Nicaragua finds huge patron in Venezuela's Chavez

The four-story Seminole Hotel in central Managua is among the business ventures in a web of companies controlled by President Daniel Ortega.
The four-story Seminole Hotel in central Managua is among the business ventures in a web of companies controlled by President Daniel Ortega. Tim Johnson/MCT

MANAGUA, Nicaragua — Over the past four years, entities controlled by Nicaraguan President Daniel Ortega have received at least $1 billion in no-strings-attached donations through an oil deal brokered by President Hugo Chavez of Venezuela.

The windfall has helped Ortega mount a vigorous campaign to fight rural poverty and generate electricity — and to build political support for himself.

By the account of one respected economist, who was assisted by the World Bank in gauging rural poverty, the money has had a dramatic effect. It's put more food in the bellies of tens of thousands of Nicaraguans and better roofing over their heads.

It's also created a web of Ortega-controlled companies with no public oversight, making the president a force in Nicaragua's economy and blurring the lines between what belongs to him, to his party and to the citizenry.

Ortega's new economic clout unnerves those who compete with his business interests and angers civic activists, who say the oil proceeds should be transparent. The money, meanwhile, allows Ortega to buy off or silence his foes.

Ortega's senior financial adviser, Bayardo Arce, a former Sandinista comandante, said that Venezuelan assistance topped $1 billion, and he acknowledged that the off-the-books nature of the aid has facilitated a fight against poverty.

When Ortega came to office, Arce said, creditor banks and nations in Europe and North America had imposed a variety of conditions on new credit to the country.

"There were 54 conditions to obtain the loans — 54 conditions!" he said.

So when Chavez, a pan-Latin nationalist and critic of the U.S., offered a way to use oil imports to raise discretionary funds, the Ortega government jumped.

"Venezuelan aid has been fundamental for the country," Arce said, listing large assistance programs that have received money, such as Zero Hunger, Zero Usury, Roads for the People and Housing for the People.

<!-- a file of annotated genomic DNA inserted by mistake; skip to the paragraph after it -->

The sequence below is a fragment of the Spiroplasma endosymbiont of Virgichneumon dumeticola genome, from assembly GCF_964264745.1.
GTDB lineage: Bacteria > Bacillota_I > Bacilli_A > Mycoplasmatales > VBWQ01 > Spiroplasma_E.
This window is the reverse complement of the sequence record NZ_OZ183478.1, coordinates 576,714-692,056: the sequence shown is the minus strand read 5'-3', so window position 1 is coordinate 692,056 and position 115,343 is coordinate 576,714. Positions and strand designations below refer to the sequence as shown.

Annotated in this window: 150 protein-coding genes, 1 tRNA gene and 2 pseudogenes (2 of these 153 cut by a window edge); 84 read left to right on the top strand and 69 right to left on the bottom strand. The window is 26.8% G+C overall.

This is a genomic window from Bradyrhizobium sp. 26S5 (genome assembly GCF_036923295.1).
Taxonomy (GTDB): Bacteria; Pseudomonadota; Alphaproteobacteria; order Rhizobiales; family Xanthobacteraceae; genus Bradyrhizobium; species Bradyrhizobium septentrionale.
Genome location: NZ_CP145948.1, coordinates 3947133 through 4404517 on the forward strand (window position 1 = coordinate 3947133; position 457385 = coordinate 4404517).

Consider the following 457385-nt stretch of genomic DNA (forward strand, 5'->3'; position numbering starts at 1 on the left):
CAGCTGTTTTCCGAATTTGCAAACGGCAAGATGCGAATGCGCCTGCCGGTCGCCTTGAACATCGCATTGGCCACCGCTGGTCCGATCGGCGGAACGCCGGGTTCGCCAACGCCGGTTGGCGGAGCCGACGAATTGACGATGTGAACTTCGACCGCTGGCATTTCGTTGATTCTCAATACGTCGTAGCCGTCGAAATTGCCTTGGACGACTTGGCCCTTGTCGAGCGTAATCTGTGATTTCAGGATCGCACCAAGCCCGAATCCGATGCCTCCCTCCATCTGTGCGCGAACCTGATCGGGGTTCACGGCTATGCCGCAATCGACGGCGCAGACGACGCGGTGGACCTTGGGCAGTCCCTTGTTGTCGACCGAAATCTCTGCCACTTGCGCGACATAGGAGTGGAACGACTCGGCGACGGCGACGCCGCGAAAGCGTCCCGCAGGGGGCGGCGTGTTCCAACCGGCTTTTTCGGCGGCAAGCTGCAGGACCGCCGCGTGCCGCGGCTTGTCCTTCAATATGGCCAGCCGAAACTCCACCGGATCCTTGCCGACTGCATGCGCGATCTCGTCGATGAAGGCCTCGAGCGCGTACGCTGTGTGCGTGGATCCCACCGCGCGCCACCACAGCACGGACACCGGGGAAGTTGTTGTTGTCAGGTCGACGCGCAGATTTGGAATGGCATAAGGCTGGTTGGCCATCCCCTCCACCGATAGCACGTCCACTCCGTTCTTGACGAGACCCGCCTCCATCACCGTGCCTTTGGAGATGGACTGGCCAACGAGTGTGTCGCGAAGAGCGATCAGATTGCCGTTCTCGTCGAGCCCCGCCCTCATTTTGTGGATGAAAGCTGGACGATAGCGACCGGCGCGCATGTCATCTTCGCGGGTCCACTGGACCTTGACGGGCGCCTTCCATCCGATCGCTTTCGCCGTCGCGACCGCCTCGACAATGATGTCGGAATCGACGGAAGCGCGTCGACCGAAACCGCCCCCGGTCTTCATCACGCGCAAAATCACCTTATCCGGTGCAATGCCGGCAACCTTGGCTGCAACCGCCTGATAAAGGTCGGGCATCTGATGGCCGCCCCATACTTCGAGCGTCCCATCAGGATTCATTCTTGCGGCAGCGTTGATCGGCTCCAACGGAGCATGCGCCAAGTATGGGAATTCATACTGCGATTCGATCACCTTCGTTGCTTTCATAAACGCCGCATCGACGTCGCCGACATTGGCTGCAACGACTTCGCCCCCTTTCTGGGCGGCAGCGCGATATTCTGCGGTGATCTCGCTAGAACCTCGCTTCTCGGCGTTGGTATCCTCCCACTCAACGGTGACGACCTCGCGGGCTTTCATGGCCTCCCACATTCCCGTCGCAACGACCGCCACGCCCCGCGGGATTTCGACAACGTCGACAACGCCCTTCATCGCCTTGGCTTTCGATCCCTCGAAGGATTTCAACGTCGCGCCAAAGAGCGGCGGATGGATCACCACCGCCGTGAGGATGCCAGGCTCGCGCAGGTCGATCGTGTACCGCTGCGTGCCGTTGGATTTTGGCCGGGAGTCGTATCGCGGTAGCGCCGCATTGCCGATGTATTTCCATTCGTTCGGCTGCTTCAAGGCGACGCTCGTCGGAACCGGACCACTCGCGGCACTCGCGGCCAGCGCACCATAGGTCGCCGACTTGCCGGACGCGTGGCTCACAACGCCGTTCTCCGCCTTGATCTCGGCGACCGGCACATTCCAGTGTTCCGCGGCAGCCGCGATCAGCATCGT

The Zero Hunger program gives selected rural households pregnant cows, pregnant pigs, six chickens each, seed, materials to build stables and bio-systems to turn cow manure into cooking gas. Arce said the aid packages, worth about $2,000 each, had benefited 48,950 families so far.

As in many of the programs, the aid goes to the women at the heads of rural households, so that "the men don't sell the assets to raise money for booze," he said.

All told, the assistance programs have reached nearly 150,000 households. The Zero Usury program offers micro-loans to single mothers, and has benefited 79,500 women so far, Arce said.

Alejandro Martinez Cuenca, an economist with a Ph.D. from Vanderbilt University, said that research from his Managua institute, conducted with technical assistance from the World Bank, indicated marked improvements in rural conditions in barely four years.

"The principle factor is that the government has had access to unlimited resources from Venezuela, and these have gone toward the rural sector," he said. "This money has had an impact."

Martinez Cuenca said his study found that the number of Nicaraguans in extreme poverty fell from 17.2 percent of the population in 2005 to 9.7 percent in 2009.

The study also found that rural young people are staying in school slightly longer, lowering rates of illiteracy, and that rural housing conditions are improving.